Australia Denies Allegations of Torture at Migrant Camp by Human Rights Campaigners

Amnesty alleges the refugees continue to endure poor conditions with little access to medical care

An undated supplied image from Amnesty International claiming to show children playing near a fence at the country's Australian-run detention centre on the Pacific island nation of Nauru.VOA

Sydney, October 18, 2016: Australia has rejected allegations by human rights campaigners that conditions on a small South Pacific Island where migrants are kept “amount to torture.” Amnesty International’s report claims that many asylum seekers held at the Australian-run camp on Nauru have attempted suicide to escape indefinite detention.

Amnesty International said the incarceration of asylum seekers on the tiny South Pacific Island of Nauru was a “systematic regime of neglect and cruelty.”

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It’s report – ‘Island of Despair’ – also accuses Australia of failing to provide a safe environment for young migrants that prevents many from attending school and amounts to a serious violation of children’s rights.

More than 750 former detainees, including large numbers from Iran and Afghanistan who have been granted refugee status, are now living in the Nauruan community alongside 10,000 islanders.

Despite having their claims for asylum approved, Amnesty alleges the refugees continue to endure poor conditions with little access to medical care.

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Anna Neistat, who wrote the Amnesty International report, says conditions on Nauru are intolerable.

“I do not think I have seen such levels of mental distress. There is no reason for this suffering. They are not in a war zone. They have fled the kind of war zones that we are talking about and now they are stuck there with no future and subjected to this daily humiliation and abuse,” said Neistat.

Amnesty alleges the mistreatment amounts to torture – a claim strongly denied by Australian authorities.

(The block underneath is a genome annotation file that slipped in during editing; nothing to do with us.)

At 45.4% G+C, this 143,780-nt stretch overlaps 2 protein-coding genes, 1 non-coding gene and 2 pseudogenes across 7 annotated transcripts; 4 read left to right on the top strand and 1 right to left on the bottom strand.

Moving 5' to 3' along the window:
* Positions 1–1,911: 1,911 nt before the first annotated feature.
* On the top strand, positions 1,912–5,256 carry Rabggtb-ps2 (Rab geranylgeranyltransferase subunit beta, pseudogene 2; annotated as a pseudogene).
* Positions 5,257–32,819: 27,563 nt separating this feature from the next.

At a parliamentary committee hearing in Canberra, the head of Australia’s Immigration Department, Mike Pezzullo, denied Amnesty’s claims.

“I do not accept that characterization. It does not surprise me, senator, because I have seen Amnesty International reports that say similar things. I refute categorically both on behalf of my own department and by way of explaining government policy in this regard. It is not the Australian government’s position nor the position of this department that we flout any laws, international or otherwise,” said Pezzullo.

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Under Australia’s strict immigration policy, asylum seekers intercepted trying to reach the country by sea are sent for processing at camps in Nauru or to Manus Island in Papua New Guinea and are not eligible for resettlement in Australia. The government in Canberra insists the policy is a deterrent that saves lives by stopping asylum seekers from making the hazardous sea crossing from places such as Indonesia.

Critics, however, argue the policy is inhumane and demonises those fleeing war and persecution. Earlier this year, judges in Papua New Guinea ruled the facility on Manus Island to be unconstitutional and it is expected to close in the coming months.(VOA)


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